James Wharton: The former Guard now fighting discrimination against gay soldiers

The former Guard now fighting discrimination against gay soldiers

Life after the Army has brought new battles for the LGBT activist James Wharton
Ebola in the US: Panic over the virus threatens to infect President Obama's midterms

Panic over Ebola threatens to infect the midterms

Just one person has died, yet November's elections may be affected by what Republicans call 'Obama's Katrina', says Rupert Cornwell
Premier League coaches join the RSC to swap the tricks of their trades

Darling, you were fabulous! But offside...

Premier League coaches are joining the RSC to learn acting skills, and in turn they will teach its actors to play football. Nick Clark finds out why
How to dress with authority: Kirsty Wark and Camila Batmanghelidjh discuss the changing role of fashion in women's workwear

How to dress with authority

Kirsty Wark and Camila Batmanghelidjh discuss the changing role of fashion in women's workwear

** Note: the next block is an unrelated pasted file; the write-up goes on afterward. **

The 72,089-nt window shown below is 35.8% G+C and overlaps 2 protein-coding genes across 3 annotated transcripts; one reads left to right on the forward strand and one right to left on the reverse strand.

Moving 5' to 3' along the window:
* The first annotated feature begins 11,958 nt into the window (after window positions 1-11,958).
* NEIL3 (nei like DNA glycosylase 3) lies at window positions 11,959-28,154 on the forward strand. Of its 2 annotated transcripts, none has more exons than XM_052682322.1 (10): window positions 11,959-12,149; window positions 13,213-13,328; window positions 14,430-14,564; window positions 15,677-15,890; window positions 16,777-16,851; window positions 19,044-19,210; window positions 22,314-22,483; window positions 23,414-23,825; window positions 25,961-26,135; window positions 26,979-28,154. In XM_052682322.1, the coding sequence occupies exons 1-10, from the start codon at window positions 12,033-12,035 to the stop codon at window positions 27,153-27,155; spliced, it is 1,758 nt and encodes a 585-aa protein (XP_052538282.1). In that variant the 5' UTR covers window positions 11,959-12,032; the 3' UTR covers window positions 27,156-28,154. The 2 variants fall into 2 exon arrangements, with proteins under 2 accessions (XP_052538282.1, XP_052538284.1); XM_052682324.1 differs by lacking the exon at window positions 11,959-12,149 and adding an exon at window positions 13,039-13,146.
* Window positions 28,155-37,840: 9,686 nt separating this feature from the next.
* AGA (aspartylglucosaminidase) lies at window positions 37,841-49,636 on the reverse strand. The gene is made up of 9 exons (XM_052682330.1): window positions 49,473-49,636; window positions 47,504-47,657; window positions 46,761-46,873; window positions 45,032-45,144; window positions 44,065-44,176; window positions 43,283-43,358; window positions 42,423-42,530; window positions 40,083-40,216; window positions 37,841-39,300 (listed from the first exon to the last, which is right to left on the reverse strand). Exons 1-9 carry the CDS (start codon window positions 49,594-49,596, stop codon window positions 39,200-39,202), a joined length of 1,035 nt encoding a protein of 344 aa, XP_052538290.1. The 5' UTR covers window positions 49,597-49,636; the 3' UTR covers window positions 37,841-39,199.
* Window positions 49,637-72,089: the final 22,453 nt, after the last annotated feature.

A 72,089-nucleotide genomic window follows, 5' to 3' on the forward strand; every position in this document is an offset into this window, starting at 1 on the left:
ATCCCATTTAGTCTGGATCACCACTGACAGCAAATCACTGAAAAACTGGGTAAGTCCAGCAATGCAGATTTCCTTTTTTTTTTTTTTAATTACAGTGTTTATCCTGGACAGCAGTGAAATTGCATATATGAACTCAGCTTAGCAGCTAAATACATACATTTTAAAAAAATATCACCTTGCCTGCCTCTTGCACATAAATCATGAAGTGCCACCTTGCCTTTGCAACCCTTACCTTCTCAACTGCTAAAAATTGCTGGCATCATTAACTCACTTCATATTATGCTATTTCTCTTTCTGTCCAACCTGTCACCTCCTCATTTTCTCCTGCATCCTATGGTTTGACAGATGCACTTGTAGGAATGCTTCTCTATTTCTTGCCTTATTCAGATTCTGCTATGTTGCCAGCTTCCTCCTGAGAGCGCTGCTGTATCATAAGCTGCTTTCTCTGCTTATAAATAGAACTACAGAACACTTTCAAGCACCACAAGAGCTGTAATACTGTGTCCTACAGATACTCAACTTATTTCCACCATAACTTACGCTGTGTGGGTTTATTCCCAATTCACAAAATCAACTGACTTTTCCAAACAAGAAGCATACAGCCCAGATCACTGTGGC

New book on Joy Division's Ian Curtis sheds new light on the life of the late singer

New book on Ian Curtis sheds fresh light on the life of the late singer

'Joy Division were making art... Ian was for real' says author Jon Savage
Sean Harris: A rare interview with British acting's secret weapon

Sean Harris: A rare interview with British acting's secret weapon

The Bafta-winner talks Hollywood, being branded a psycho, and how Barbra Streisand is his true inspiration
Tim Minchin, interview: The musician, comedian and world's favourite ginger is on scorching form

Tim Minchin interview

For a no-holds-barred comedian who is scathing about woolly thinking and oppressive religiosity, he is surprisingly gentle in person
Boris Johnson's boozing won't win the puritan vote

Boris's boozing won't win the puritan vote

Many of us Brits still disapprove of conspicuous consumption – it's the way we were raised, says DJ Taylor
Ash frontman Tim Wheeler reveals how he came to terms with his father's dementia

Tim Wheeler: Alzheimer's, memories and my dad

Wheeler's dad suffered from Alzheimer's for three years. When he died, there was only one way the Ash frontman knew how to respond: with a heartfelt solo album